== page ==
Siloam had received permission from the Historical Commission last September to demolish the church building at 1123-33 Spring Garden St. CNA appealed the commission’s decision to the L&I review board, which heard both sides over the course of two sessions in March.



The church was designed and built in 1848-49 by the most prolific ecclesiastical architect of 19th-century North America. Over 600 churches were built by Patrick Charles Keely (1816-1896), and Assumption Church is the oldest surviving Keely structure in existence.

It is also a church with deep religious significance. John Neumann helped consecrate the Church of the Assumption, and Katharine Drexel was baptized there. Both became Catholic saints.

The church has been vacant for more than 15 years, since the Catholic Archdiocese abandoned the building and removed its stained-glass windows, altar and other interior décor. Siloam bought the property in 2006 and explored possible uses. The Community Design Collaborative estimated the cost of restoring the building at $4 million, which has been updated to $5 million to $6 million by a consultant hired by Siloam. In November 2008, the Siloam board of directors decided it could not afford to restore or find a buyer for the property, and it sought the demolition permit.

Community members who wanted to preserve the church nominated it for historic designation. The building was listed on the Philadelphia Register of Historic Places in May 2009. Siloam appealed for permission to demolish the church on the grounds of financial hardship, and the commission’s architectural and financial hardship committees both recommended that the appeal be granted. The full commission voted Sept. 10 to allow the demolition.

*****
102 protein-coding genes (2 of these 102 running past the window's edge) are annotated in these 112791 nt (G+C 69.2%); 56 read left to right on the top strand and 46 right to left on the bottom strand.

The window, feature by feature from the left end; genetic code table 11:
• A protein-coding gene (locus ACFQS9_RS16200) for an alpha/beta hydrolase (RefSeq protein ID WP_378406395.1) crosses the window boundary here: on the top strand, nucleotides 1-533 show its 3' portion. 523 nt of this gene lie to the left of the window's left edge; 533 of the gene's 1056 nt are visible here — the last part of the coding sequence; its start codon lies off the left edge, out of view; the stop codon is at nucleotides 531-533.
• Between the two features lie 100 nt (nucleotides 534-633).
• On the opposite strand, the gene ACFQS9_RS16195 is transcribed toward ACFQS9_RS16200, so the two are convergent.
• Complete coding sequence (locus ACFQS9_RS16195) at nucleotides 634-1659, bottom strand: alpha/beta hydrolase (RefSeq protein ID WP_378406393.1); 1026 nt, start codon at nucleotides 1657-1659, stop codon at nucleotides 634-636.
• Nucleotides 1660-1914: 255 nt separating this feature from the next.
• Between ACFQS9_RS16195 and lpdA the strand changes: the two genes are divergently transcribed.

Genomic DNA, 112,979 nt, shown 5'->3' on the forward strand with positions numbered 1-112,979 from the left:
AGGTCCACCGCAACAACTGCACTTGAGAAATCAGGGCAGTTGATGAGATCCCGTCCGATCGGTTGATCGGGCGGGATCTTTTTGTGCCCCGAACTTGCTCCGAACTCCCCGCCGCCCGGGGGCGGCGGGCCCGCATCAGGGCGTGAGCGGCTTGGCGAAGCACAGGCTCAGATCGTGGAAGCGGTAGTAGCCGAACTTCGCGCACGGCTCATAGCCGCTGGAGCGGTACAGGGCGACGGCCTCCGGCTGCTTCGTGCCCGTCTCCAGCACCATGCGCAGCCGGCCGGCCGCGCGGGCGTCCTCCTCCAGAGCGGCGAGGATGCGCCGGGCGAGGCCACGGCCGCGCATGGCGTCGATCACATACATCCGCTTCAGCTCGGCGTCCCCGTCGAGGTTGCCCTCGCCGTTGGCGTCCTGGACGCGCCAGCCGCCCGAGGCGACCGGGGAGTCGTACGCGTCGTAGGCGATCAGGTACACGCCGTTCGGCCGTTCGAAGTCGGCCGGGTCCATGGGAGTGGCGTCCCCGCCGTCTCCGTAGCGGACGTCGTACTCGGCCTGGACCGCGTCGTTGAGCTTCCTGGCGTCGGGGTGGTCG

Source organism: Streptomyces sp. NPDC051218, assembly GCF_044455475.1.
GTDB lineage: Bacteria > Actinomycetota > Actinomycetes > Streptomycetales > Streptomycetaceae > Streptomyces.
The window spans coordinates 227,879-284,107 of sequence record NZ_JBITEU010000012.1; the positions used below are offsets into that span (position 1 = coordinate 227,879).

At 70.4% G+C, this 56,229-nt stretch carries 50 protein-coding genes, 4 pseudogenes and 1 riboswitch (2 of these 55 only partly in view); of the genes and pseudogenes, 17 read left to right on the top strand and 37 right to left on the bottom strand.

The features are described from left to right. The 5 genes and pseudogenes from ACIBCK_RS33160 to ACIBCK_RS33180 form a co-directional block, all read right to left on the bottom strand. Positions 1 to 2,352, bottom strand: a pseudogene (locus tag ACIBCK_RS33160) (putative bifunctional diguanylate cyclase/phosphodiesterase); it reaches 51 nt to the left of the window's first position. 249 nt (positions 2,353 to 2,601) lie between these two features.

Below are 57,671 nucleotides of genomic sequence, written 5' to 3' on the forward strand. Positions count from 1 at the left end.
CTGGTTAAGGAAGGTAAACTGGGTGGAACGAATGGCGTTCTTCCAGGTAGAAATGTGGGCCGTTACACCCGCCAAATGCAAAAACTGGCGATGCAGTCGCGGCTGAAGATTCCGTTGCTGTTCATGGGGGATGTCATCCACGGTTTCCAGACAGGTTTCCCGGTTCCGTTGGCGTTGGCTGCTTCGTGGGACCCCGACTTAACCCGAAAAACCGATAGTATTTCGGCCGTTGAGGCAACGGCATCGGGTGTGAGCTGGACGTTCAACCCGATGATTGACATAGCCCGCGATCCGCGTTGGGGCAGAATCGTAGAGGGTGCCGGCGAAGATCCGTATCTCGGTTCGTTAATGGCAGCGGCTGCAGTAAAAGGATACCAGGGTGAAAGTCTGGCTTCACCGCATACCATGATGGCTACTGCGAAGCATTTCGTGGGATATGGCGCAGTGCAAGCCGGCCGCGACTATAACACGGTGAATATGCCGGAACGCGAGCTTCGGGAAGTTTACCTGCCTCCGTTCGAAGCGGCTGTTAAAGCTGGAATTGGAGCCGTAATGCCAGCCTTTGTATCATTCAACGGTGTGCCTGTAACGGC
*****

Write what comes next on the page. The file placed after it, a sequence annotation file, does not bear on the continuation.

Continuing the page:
According to Cathy Maguire, Sioam Interim Executive Director, “when Siloam decided to tear down the church, the neighborhood community objected and forced Siloam to expend precious resources fighting and defending our right to do so - a right also eventually approved by the Philadelphia Historical Commission.”

Maguire went on to say “during this time, Siloam experienced the effect of the market collapse on their funding sources, as well as the cost associated with an ongoing legal battle.  This became the final straw in forcing Siloam’s decision to sell the entire property.  Through all of this time, Siloam persisted on and continued to deliver the same high quality services for which it was known”.

For more information regarding the sale of property, please contact Siloam’s Agent, James Scott (215-928-7540) or Michael Barmash (215-928-7519) at Colliers International.


Alan Jaffe contributed to this report. Contact the reporter at


About the author

Matt Golas, Managing Editor, PlanPhilly

mgolas@design.upenn.edu
http://www.design.upenn.edu/pennpraxis/ 
p-215.746.4228 f-215.573.9600
B.A., The Catholic University of America
Golas worked in the daily newspaper business for 32 years, including 20 at The Philadelphia Inquirer, where he was Metropolitan Editor. He was also Executive Editor and Vice President of the Wilkes-Barre Times Leader.